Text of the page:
State of the Hogs: Shared Memories

It's about shared memories when you think back on 75 years of Razorback Stadium. There have been great times in the Ozarks with more to come.

It's interesting if you ask a former player to talk about his college memories? That's the subject as we head into the 75th year of Razorback Stadium and so much focus on the most memorable times in the home of Arkansas football.

Are they the games? The great wins? The great moments in games?

Sometimes, that's it. But more times than not, it's the players they shared those moments with during their time in the Ozarks.

I won't forget the visit I had with Lance Alworth about his time at Arkansas. He said he'd like to do it over again, this time spending more time in the dorm with his teammates. Remember, Lance came to college as a married man and lived in an apartment. He wanted to share more time with the men he fought and sweat with on the field.

As it is with the players, it is with me. The most memorable moments were always shared. They might be riding cardboard seats down the grass bank in the north end zone with my brothers as my father wrote his stories for the newspaper.

Part of the game is always getting to Fayetteville. When I think about Razorback Stadium, there are always great memories of the rides over the Pig Trail, the talking bird at Turner Bend and my mother's chicken dinners at a turnout high in the Ozarks.

My father memorized the opposing team's depth chart on the ride to Fayetteville. I was in charge of calling out numbers and checking his answers. Are there any reporters who have the lineup cards memorized BEFORE they get to the stadium? Not that I know.

Some of the great all-time Arkansas quarterbacks shared their memories of the old stadium. Some of it centered around discipline or conditioning up and down those stadium steps.

In talking to Fred Marshall, quarterback of the 1964 National Champs, it's clear that it wasn't so much the games on campus that he remembers. Amazingly, as he noted, the Razorbacks played only three times in Fayetteville in the championship year.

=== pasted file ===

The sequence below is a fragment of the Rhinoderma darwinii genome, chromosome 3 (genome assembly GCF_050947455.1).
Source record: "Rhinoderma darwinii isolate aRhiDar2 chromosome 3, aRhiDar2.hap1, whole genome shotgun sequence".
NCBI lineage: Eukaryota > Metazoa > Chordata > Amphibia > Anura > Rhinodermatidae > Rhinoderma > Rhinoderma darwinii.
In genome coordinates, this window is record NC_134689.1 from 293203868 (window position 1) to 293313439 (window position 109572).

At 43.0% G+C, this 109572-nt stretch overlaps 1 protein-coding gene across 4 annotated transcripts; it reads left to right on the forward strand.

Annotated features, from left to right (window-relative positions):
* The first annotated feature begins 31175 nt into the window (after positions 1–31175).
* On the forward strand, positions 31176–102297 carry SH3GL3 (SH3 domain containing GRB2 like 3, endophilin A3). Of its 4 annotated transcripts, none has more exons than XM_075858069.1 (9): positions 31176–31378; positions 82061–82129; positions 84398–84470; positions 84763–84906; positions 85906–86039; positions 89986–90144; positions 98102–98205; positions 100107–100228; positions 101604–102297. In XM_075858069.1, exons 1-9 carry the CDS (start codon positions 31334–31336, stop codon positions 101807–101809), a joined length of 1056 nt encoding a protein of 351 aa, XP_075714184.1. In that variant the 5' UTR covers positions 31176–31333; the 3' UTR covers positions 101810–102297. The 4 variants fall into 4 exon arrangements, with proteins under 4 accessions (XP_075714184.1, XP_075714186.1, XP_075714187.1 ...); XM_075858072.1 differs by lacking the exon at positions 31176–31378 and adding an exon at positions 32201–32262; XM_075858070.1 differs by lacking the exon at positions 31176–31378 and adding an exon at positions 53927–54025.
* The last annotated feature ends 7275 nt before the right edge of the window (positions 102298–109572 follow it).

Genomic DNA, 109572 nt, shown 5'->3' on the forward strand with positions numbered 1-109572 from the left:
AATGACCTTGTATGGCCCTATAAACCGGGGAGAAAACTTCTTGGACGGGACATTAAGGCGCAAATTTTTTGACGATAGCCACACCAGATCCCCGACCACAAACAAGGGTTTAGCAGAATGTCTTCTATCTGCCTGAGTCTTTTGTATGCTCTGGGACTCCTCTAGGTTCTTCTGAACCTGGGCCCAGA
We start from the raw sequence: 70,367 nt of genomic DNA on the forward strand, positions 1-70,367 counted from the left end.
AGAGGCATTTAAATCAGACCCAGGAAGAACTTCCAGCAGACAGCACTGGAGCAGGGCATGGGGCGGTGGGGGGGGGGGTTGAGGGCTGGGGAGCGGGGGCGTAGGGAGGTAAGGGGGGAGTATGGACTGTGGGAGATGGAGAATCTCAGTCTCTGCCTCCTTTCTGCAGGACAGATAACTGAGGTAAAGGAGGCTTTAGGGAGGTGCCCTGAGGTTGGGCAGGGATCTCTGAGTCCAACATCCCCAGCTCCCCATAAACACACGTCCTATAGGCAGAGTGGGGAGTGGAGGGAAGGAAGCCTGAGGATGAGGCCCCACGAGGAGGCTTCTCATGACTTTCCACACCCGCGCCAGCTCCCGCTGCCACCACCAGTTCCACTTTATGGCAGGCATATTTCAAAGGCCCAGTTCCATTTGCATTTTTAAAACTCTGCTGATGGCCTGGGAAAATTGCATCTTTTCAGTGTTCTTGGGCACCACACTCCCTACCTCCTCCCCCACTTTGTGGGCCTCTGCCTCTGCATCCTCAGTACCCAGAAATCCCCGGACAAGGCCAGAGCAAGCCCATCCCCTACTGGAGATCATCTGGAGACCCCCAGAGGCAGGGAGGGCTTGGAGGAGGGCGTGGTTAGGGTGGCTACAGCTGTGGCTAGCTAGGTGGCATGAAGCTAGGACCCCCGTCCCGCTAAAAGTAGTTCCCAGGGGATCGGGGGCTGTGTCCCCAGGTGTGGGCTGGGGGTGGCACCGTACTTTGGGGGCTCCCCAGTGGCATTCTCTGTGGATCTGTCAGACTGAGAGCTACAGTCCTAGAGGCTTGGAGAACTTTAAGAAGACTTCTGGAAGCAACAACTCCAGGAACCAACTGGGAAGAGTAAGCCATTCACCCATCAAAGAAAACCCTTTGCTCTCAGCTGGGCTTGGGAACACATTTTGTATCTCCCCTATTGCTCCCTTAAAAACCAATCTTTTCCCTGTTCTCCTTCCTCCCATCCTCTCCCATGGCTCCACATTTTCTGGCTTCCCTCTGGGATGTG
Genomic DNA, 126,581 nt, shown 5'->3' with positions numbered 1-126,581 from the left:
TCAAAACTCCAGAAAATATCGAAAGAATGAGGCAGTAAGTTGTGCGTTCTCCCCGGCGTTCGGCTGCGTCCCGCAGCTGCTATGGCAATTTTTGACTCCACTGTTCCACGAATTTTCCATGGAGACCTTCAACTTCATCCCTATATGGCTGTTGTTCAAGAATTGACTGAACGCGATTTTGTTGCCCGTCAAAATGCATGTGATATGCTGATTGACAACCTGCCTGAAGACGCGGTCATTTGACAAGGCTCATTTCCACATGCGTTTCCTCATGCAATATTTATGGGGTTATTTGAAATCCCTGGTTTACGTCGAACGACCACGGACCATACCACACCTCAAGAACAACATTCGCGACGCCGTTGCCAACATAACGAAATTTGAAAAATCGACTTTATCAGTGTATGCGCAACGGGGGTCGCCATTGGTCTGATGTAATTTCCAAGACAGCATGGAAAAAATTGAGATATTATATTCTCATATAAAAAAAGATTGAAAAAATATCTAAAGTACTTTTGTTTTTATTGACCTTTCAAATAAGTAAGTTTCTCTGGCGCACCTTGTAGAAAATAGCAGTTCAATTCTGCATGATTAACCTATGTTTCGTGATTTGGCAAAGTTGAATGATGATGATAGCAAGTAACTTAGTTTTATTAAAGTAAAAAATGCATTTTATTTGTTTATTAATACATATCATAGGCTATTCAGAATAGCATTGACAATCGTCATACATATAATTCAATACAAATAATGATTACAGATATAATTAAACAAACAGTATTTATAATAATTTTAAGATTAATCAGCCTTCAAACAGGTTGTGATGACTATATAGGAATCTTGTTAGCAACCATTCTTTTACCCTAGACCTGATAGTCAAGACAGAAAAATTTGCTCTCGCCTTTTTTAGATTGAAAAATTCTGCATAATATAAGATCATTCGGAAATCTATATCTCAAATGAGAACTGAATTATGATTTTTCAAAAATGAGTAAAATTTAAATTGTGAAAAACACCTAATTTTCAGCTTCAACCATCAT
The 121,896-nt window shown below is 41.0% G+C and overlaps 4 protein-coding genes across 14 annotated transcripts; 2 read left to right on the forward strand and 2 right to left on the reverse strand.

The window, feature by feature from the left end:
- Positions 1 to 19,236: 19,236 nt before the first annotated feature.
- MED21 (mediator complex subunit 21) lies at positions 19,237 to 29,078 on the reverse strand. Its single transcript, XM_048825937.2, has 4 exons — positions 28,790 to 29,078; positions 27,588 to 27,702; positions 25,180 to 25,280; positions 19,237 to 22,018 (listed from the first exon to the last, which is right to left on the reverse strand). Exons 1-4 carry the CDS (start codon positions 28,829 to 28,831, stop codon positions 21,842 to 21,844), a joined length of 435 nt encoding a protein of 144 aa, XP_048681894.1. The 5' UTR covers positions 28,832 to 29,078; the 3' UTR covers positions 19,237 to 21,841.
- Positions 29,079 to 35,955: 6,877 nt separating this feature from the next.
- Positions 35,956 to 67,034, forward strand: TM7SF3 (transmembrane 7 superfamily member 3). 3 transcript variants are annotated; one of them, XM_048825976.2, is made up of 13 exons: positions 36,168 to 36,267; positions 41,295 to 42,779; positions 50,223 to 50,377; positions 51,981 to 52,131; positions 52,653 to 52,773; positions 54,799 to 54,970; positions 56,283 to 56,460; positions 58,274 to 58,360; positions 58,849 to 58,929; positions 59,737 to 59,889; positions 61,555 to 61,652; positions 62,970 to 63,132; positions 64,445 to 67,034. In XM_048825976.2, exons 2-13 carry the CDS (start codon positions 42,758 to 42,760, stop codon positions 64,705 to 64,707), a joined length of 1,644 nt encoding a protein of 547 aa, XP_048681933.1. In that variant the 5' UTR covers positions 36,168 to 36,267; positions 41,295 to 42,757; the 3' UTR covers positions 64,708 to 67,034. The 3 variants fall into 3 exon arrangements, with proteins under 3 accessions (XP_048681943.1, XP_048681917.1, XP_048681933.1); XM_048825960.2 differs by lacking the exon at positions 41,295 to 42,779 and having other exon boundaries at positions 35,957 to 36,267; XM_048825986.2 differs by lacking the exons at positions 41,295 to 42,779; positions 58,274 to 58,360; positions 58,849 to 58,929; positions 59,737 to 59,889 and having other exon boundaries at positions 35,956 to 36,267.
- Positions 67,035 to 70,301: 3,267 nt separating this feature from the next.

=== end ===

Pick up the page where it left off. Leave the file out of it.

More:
There was the Tulsa game early in the year, the only time the Hogs trailed by two touchdowns. Marshall watched that game, after injuring his shoulder in the opener against Oklahoma State. The Hogs, with Bill Gray under center, scored 31 straight and won 31-22.

Marshall doesn't remember winning the Crip Hall Award, the top senior in the Homecoming game. He remembers running the stairs in Razorback Stadium at 5 a.m.

"If you did something wrong, you had 5 o'clock running with Coach (Wilson) Matthews," Marshall said. "I'm not saying that's a good memory of Razorback Stadium, but that's probably the most vivid memories I have of that place."

Joe Ferguson said the same thing, "I remember running the steps with Wilson Matthews yelling at me. He said, 'You missed one. Hit them all!' Obviously, there were some great games in that stadium, but I guess just running through the 'A' and hearing the crowd each time is what I recall.

"The greatest game I played in was in Little Rock, beating Texas. But the memories in Fayetteville are all good. I loved the time with teammates in the dorm. The NCAA has messed things up by scattering the players. You got to know people living together in the dorm and now that's really gone."